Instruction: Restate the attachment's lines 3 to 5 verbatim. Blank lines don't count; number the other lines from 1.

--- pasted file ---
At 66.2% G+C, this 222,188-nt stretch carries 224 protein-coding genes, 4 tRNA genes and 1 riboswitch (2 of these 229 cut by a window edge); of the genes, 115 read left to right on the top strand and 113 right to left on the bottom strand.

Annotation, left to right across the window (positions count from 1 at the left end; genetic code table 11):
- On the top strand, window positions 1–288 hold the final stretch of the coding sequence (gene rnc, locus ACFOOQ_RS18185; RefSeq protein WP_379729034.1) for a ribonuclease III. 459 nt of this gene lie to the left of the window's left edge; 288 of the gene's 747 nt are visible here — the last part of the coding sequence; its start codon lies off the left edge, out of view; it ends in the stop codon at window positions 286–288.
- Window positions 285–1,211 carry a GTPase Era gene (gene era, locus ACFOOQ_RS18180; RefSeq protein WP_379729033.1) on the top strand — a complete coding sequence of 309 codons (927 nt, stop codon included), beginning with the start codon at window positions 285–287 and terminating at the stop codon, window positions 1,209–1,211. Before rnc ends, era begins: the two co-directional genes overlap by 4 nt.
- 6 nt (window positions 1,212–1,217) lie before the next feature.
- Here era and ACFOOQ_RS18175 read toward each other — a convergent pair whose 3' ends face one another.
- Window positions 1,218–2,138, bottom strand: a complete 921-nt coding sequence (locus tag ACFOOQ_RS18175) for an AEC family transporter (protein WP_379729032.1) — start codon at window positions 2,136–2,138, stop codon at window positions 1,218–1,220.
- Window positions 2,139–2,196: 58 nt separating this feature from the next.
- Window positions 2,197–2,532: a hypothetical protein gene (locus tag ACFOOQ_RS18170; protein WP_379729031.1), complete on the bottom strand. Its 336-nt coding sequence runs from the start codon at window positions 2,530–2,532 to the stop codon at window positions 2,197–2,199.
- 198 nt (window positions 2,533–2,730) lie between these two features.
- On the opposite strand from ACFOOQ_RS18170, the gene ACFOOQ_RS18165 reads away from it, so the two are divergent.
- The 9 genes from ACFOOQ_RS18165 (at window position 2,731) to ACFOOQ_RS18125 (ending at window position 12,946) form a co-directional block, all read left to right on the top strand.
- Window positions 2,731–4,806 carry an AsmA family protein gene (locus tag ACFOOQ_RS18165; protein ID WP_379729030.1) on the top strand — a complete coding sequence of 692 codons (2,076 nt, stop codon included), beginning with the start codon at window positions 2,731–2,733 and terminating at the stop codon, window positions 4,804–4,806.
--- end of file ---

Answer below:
- On the top strand, window positions 1–288 hold the final stretch of the coding sequence (gene rnc, locus ACFOOQ_RS18185; RefSeq protein WP_379729034.1) for a ribonuclease III. 459 nt of this gene lie to the left of the window's left edge; 288 of the gene's 747 nt are visible here — the last part of the coding sequence; its start codon lies off the left edge, out of view; it ends in the stop codon at window positions 286–288.
- Window positions 285–1,211 carry a GTPase Era gene (gene era, locus ACFOOQ_RS18180; RefSeq protein WP_379729033.1) on the top strand — a complete coding sequence of 309 codons (927 nt, stop codon included), beginning with the start codon at window positions 285–287 and terminating at the stop codon, window positions 1,209–1,211. Before rnc ends, era begins: the two co-directional genes overlap by 4 nt.
- 6 nt (window positions 1,212–1,217) lie before the next feature.